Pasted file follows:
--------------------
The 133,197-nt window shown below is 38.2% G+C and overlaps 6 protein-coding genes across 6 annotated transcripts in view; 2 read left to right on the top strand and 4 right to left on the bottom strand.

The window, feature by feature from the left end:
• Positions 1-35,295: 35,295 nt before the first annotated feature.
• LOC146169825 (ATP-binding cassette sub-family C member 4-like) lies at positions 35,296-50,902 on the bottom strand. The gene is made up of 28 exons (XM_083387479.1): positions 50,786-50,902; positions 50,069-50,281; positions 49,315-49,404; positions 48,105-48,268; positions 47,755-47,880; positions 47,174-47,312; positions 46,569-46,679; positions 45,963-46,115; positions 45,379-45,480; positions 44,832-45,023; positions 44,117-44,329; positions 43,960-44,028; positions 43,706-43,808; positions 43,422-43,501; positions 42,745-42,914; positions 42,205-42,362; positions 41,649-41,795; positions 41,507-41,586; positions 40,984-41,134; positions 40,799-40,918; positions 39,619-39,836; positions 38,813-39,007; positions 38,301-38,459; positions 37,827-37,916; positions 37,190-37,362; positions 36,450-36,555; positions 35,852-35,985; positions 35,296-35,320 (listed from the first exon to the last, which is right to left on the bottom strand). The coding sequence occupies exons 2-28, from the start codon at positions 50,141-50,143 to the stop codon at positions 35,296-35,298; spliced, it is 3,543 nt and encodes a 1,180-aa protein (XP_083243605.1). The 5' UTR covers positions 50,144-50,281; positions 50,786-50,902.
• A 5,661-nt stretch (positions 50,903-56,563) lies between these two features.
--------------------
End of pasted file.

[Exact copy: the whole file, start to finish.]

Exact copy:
The 133,197-nt window shown below is 38.2% G+C and overlaps 6 protein-coding genes across 6 annotated transcripts in view; 2 read left to right on the top strand and 4 right to left on the bottom strand.

The window, feature by feature from the left end:
• Positions 1-35,295: 35,295 nt before the first annotated feature.
• LOC146169825 (ATP-binding cassette sub-family C member 4-like) lies at positions 35,296-50,902 on the bottom strand. The gene is made up of 28 exons (XM_083387479.1): positions 50,786-50,902; positions 50,069-50,281; positions 49,315-49,404; positions 48,105-48,268; positions 47,755-47,880; positions 47,174-47,312; positions 46,569-46,679; positions 45,963-46,115; positions 45,379-45,480; positions 44,832-45,023; positions 44,117-44,329; positions 43,960-44,028; positions 43,706-43,808; positions 43,422-43,501; positions 42,745-42,914; positions 42,205-42,362; positions 41,649-41,795; positions 41,507-41,586; positions 40,984-41,134; positions 40,799-40,918; positions 39,619-39,836; positions 38,813-39,007; positions 38,301-38,459; positions 37,827-37,916; positions 37,190-37,362; positions 36,450-36,555; positions 35,852-35,985; positions 35,296-35,320 (listed from the first exon to the last, which is right to left on the bottom strand). The coding sequence occupies exons 2-28, from the start codon at positions 50,141-50,143 to the stop codon at positions 35,296-35,298; spliced, it is 3,543 nt and encodes a 1,180-aa protein (XP_083243605.1). The 5' UTR covers positions 50,144-50,281; positions 50,786-50,902.
• A 5,661-nt stretch (positions 50,903-56,563) lies between these two features.